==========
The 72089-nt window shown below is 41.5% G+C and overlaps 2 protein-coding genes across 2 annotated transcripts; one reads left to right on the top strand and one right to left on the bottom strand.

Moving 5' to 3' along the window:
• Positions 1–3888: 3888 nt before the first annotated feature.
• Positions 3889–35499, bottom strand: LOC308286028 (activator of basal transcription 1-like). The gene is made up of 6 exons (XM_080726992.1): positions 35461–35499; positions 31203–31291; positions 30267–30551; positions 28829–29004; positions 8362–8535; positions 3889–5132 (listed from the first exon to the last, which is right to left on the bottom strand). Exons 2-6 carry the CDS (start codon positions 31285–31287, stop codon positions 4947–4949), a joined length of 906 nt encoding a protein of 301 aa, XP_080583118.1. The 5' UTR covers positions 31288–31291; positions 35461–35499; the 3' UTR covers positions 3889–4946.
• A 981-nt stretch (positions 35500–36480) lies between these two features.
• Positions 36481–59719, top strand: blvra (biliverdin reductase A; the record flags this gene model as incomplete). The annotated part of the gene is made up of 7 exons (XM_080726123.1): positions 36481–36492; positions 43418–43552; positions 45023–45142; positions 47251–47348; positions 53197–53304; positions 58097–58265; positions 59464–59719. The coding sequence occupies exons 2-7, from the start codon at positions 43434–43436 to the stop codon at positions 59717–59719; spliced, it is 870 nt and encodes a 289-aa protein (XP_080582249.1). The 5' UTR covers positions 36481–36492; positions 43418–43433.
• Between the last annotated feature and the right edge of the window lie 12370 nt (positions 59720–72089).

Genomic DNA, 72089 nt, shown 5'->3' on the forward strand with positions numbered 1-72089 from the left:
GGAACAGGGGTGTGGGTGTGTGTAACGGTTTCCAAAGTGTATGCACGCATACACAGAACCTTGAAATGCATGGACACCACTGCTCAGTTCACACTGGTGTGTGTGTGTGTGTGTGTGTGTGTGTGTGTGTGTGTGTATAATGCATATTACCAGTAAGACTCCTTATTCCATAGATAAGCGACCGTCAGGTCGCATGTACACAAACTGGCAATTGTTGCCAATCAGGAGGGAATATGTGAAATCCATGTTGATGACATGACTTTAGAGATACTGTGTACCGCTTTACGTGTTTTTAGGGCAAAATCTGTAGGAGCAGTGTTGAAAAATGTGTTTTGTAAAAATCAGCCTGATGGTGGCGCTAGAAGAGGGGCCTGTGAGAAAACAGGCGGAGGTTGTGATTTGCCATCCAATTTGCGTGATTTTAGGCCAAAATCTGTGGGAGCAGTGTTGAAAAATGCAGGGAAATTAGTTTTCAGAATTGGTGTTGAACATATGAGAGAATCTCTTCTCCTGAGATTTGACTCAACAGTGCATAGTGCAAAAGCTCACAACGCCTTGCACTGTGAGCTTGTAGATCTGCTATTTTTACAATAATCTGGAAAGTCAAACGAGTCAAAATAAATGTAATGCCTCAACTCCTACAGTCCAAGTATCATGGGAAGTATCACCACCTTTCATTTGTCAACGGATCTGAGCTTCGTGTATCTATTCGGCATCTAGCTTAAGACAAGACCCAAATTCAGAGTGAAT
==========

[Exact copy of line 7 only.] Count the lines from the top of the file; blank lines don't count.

• Between the last annotated feature and the right edge of the window lie 12370 nt (positions 59720–72089).